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Cheney: I don't know what makes Obama tick
Former Vice President Dick Cheney (R) said on Sunday that he has not figured out what motivates President Obama.
"I've tried for a long time, John, to understand what makes him tick, and frankly, I don't know," Cheney told host John Catsimatidis on AM 970's "The Cats Roundtable" in New York.
Cheney said he was particularly mystified by Obama's counterterrorism strategy in the Middle East.
The former vice president cited U.S.-led coalition airstrikes against the Islamic State in Iraq and Syria (ISIS) there as one example of what he called confusing logic.
"I don't think he really wants to be there," Cheney said.
"Obama has placed pretty severe limits on what our air guys can do," he said. "It's half a loaf, it's pin-pricks. It's not a very effective military operation at this point."
Obama's unclear direction, Cheney argued, had helped ISIS make significant gains in Iraq following the withdrawal of U.S. ground troops there.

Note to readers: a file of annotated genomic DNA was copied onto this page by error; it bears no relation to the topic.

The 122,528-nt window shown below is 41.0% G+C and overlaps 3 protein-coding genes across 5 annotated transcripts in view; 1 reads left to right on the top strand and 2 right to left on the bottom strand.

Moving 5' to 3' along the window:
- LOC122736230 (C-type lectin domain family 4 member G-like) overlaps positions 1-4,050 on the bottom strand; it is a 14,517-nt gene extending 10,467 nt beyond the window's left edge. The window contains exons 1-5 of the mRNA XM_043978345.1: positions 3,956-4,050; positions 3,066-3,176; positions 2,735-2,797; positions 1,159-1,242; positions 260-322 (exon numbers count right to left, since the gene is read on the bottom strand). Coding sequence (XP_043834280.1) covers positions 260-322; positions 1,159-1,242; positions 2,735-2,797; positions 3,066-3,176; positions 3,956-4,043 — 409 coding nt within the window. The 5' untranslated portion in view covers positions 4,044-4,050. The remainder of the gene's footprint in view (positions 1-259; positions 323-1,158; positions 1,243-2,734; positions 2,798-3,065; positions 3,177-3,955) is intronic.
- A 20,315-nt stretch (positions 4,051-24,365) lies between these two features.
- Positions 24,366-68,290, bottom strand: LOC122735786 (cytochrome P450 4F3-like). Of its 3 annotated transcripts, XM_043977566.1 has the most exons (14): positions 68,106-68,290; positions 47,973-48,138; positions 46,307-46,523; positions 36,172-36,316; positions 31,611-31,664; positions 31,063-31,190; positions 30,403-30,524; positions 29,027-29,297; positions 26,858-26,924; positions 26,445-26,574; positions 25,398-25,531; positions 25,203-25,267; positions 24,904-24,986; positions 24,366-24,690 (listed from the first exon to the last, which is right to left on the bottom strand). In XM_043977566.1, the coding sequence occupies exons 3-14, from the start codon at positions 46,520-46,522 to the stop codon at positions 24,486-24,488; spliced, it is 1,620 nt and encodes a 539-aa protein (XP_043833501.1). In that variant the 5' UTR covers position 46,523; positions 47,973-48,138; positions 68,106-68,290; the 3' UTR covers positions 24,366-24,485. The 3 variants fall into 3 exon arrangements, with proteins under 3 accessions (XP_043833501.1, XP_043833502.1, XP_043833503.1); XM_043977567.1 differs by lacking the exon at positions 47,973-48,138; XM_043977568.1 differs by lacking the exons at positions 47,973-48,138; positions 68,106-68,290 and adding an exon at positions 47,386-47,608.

"It's a circus, and it's not getting any better," he said. "The situation in Iraq is a mess, obviously."
Cheney also criticized some of Obama's potential replacements.
He said that Democrat Hillary Clinton, for example, had brushed off scandal too often for the Oval Office.
"I must say I am surprised there isn't more opposition to her within the Democratic Party," Cheney said. "I think there's serious problems there that need to be investigated."
Cheney said recent concerns over the Clintons' charitable foundation and their public speaking profits might make her too much of a liability for the White House.
"If I was a Democratic voter, I would be looking for new talent," he said.
Cheney also criticized Sen. Rand Paul (R-Ky.), a GOP 2016 contender, for his attacks on the National Security Agency.
"I disagree with Rand Paul on that," Cheney said of Paul's opposition to the NSA and its bulk, warrantless collection of individuals' phone records.
"Nobody yet has been able to point out a single instance where the NSA has abused that power and that authority," he said.
"Nobody's rights have been violated," he added. "It just hasn't happened."